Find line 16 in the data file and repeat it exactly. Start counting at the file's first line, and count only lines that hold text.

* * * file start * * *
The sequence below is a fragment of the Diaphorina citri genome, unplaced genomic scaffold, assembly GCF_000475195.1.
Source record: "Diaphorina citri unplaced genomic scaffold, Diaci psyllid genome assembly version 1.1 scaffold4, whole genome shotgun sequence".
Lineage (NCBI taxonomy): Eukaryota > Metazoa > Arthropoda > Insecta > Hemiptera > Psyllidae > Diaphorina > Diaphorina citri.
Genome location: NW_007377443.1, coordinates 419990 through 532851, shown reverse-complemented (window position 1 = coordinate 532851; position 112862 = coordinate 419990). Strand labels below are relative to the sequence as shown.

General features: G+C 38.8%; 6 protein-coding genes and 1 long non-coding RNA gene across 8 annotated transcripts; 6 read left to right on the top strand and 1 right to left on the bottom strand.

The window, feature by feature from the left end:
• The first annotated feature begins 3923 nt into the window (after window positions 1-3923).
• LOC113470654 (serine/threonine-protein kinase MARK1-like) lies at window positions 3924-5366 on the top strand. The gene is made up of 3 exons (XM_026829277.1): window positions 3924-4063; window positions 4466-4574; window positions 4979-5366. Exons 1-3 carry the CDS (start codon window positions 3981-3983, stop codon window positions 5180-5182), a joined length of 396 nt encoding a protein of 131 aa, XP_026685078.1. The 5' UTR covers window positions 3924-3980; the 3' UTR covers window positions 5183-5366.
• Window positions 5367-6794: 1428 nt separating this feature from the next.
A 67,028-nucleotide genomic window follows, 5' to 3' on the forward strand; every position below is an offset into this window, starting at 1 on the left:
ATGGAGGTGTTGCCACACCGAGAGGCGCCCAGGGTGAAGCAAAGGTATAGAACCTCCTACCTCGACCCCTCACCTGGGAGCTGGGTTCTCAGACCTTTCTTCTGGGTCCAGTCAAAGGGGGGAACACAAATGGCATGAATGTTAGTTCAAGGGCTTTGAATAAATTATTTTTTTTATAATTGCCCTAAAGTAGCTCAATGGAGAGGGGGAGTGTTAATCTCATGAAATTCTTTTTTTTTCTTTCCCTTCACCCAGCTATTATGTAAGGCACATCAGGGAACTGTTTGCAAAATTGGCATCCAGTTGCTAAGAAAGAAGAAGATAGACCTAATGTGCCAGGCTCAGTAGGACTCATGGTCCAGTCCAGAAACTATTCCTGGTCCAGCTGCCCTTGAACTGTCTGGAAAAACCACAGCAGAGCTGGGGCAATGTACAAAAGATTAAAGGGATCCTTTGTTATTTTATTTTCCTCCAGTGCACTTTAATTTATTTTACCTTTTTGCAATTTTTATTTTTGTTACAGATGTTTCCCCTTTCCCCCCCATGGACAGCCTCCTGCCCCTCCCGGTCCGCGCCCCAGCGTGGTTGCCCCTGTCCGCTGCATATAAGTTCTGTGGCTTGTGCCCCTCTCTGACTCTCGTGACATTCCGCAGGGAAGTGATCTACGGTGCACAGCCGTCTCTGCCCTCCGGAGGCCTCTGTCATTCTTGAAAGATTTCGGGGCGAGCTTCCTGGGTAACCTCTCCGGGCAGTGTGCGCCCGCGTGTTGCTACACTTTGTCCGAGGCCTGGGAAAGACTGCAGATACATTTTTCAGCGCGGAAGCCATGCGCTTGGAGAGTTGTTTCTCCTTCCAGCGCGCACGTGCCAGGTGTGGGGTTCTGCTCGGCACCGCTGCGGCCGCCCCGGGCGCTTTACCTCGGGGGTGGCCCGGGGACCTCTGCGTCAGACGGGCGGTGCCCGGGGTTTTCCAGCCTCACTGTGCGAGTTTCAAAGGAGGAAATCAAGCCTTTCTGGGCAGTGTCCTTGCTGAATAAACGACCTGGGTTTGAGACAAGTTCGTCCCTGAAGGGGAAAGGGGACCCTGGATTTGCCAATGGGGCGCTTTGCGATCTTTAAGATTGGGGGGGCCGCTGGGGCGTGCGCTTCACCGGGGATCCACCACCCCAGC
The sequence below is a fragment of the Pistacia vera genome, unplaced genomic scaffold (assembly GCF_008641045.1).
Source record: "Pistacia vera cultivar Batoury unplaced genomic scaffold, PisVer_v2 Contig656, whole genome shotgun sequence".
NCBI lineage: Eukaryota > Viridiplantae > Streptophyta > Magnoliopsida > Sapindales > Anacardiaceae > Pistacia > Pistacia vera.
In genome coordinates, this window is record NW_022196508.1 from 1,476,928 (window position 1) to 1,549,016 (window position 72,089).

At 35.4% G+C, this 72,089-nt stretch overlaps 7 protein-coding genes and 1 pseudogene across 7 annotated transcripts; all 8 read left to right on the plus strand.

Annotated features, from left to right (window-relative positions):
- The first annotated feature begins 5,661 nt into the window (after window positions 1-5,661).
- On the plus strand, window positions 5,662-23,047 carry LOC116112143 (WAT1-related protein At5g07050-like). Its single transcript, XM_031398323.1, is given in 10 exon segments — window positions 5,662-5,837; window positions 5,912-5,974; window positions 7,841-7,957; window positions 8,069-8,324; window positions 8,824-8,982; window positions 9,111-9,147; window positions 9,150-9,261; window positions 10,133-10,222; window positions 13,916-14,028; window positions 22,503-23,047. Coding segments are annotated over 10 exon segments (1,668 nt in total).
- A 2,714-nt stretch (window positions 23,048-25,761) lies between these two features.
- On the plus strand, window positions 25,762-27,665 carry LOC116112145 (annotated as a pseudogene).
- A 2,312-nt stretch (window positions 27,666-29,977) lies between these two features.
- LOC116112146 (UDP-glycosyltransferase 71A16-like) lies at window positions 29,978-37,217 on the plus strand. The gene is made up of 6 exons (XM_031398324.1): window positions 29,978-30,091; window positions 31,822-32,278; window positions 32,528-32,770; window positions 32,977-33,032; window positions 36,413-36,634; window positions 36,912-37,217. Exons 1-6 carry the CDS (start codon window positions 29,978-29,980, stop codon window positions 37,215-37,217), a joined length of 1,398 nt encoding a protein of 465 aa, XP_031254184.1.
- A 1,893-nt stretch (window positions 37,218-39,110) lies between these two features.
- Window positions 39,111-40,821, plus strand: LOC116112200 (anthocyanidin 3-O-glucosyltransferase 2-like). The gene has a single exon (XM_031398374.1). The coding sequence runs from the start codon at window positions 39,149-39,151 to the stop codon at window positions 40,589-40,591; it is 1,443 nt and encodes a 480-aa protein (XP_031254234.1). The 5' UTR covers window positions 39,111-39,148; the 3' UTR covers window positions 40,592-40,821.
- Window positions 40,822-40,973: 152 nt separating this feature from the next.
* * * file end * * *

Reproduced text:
At 35.4% G+C, this 72,089-nt stretch overlaps 7 protein-coding genes and 1 pseudogene across 7 annotated transcripts; all 8 read left to right on the plus strand.